For the record I’d rather be catching the NCIS I missed yesterday, but a promise is a promise.
If you didn’t read Part 1, it’s here.
So my “lightbulb moment” happened one evening at the conclusion of a small group BBQ and pool party (luckily NOT in front of my small group). I’m not even sure when exactly it was – maybe July?
When we arrived at the Reeve’s house Noah asked if he could bring his DS inside. My answer was a definite no. There was a pool, basketball and tennis and absolutely NO need to have our nose stuck in a video game. EVERYONE in the car heard me say it.
So we’d had a great time and when Mark and I agreed that it was time to go I said that I would round up the kids which is a monumental task. I mean you get one or two to the right spot and while you go off and find the third and fourth the first two get distracted by something else – it’s like herding cats! I was rounding up wet swimsuits, finding shoes, grabbing the casserole dish, etc.
Mark was playing basketball.
I was annoyed.
For the record at any other time this would not be a big deal. He went over to say goodbye to the guys and ended up playing for 5 minutes. But it was like turning on the burner under a pot of water that had been sitting on the stove for a really long time. (I love you honey and please don’t take it as me criticizing because I totally acknowledge that my reaction was unwarranted.)
I had one last kid to round up…Noah.
One of the kids mentioned that he was upstairs in the kids room so I traipsed up the stairs (telling the girls not to leave the spot where I had planted them). I found Noah crouched in the bedroom PLAYING HIS DS!!!!
Quite honestly, I don’t remember what my reaction was at that exact moment. I’m guessing I yelled at him pretty enthusiastically. Then I marched him downstairs, rounded up Luke and ordered them all to the van. I’m sure I tossed out a few polite “see you next week” remarks to our friends but inside I was starting to B-O-I-L.
As I’m throwing stuff in the back of the van I found out that apparently Luke had come out to the van, gotten his DS and taken it inside. You know, because if one kid does it then it must be okay, despite that fact that mom was very specific earlier.
At that point Mark got to the van, and I can only imagine what I must have looked like. The Tasmanian Devil? That girl from the Exorcist right before her head spins around?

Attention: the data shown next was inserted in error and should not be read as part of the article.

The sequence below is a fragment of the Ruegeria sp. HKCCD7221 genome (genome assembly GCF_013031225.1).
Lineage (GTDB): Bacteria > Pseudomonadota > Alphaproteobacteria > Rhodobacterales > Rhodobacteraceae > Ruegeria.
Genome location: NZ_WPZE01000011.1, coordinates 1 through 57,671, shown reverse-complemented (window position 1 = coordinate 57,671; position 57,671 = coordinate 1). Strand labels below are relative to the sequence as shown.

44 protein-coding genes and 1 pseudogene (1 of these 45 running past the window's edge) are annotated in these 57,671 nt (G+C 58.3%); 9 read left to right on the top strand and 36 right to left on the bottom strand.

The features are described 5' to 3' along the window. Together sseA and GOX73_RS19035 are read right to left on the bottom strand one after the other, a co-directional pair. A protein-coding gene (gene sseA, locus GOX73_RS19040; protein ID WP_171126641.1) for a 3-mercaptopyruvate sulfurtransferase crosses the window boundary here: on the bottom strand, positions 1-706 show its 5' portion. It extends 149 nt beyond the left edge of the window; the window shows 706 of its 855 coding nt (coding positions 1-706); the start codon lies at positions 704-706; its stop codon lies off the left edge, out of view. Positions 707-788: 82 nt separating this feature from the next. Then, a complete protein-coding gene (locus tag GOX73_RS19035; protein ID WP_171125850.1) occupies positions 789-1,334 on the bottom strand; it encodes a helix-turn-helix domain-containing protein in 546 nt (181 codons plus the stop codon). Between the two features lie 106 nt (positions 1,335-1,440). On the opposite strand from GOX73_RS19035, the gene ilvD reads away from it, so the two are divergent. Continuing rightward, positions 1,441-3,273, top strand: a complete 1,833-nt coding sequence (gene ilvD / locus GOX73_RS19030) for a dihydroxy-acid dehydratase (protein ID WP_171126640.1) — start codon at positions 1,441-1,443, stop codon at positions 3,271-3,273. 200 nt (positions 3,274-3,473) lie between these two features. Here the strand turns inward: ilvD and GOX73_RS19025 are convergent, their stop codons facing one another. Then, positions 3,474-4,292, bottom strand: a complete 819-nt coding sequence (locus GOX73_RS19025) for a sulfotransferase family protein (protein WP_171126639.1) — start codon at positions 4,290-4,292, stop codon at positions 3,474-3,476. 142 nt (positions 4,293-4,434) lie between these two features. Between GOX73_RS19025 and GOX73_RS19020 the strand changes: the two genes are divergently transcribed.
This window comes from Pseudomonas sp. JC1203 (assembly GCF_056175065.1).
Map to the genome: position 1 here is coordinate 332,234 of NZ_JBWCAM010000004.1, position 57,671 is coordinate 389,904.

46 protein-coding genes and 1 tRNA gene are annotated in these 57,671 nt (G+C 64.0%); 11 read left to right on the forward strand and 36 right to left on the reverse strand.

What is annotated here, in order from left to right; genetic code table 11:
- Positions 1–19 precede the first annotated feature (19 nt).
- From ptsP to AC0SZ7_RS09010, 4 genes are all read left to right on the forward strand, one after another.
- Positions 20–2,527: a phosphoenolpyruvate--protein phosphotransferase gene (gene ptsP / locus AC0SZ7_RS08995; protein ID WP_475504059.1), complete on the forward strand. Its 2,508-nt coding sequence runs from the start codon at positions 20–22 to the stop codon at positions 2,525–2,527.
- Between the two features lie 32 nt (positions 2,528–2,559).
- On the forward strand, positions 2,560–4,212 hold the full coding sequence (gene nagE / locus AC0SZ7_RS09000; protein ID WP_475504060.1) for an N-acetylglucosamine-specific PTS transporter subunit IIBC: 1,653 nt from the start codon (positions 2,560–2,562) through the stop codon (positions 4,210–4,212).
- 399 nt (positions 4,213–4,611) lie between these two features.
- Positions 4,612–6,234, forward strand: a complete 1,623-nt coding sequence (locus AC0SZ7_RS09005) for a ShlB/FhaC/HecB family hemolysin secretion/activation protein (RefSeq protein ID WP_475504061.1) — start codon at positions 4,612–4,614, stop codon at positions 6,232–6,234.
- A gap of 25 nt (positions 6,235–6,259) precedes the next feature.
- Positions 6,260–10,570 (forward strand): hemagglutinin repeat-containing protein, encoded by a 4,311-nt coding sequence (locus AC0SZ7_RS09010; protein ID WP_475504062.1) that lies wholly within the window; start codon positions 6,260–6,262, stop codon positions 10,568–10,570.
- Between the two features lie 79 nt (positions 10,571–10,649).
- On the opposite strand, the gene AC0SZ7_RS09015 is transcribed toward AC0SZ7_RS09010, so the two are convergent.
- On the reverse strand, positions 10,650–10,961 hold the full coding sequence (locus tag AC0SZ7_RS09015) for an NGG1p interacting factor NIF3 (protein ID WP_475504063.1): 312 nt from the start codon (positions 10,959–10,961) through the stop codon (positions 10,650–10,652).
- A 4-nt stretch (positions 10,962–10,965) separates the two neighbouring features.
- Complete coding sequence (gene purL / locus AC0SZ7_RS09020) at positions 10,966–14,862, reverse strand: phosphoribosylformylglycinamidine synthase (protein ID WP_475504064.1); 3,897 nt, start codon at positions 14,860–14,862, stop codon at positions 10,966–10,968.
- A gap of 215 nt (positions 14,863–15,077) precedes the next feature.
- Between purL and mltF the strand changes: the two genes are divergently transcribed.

He cautiously asked “What’s wrong?” and I boiled over.
I’m sure I said a lot of other things but the one comment I distinctly remember spitting out, in THE most sarcastic voice ever, was “Well, apparently everyone around here thinks it’s OPTIONAL to obey mom!”
And then I said a lot of other things.
And then I said a lot of other things inside my head.
They were not pretty things.
I have NEVER been so angry in all my life.
And THAT, was the issue.
On the tensely quiet ride home I stared out the passenger window, my mind swirling with all kinds of thoughts.
I could sense Mark looking over at me occasionally, too smart to say anything. (He’s a quick study!)
See that girl, the one who blew up over a disobedient child, was not ME.
I do not have an extreme temper. Yes, I can feel strongly about stuff, can argue a point with the best of them, and I won’t try to tell you that I never lose my cool or yell at my kids.
But the intensity of what I was feeling that night was enough for the light bulb to go off and for me to realize “This is not me!”
It was not just normal adjustment issues. It was not just being tired. It was not PMS.
The ugly beast had reared its head again.
In a way that realization was incredibly freeing, because all of a sudden I knew where I was. It was familiar and I knew where to go from there.
Depression has a laundry list of symptoms but what the last seven years has taught me is that MY most obvious sign of depression is my irritability and anger level. It’s why I had been going back and forth in my head for a couple of months, debating, praying, trying to figure out whether things were bad enough to go back on my meds.
I am not the “wallow in bed with the covers over my head” kind of gal. I am stubborn and I push myself and while that is good, it also allows me to hide from some of the other symptoms that really are there, just undercover.
So I went back on my anti-depressant (Wellbutrin seems to be the right one for me) and within just a few days it was like that scene from Song of the South with the “bluebirds on my shoulder”. Yes, I think I actually hummed “Zip-a-Dee-Doo-Dah” intermittently for a few days.
If you asked me “What were you depressed about?” I couldn’t tell you. With my first clinical depression I could list the triggers for you (four major stressful life events in a short span of time). But it’s not like I was sitting around bemoaning the “way things used to be” or dealing with major attachment issues with the kids. We were actually VERY fortunate with our kids and had a relatively easy transition. Yes, going from 2 kids to 4 was hard. Yes, there were challenges but nothing that seemed like that big of a deal.
But that’s the thing with depression, it doesn’t play nice and logical. Which, for someone who LOVES nice and logical, is really annoying.
Other than being therapeutic for me, I hope my story might help others struggling through the same issues. If you’re not sure if you have PAD, go talk to your doctor. Open up to the people closest to you about what your struggling with. Sometimes those around us see things we can’t see and it brings clarity to the issue.
Don’t wait until your boiling point.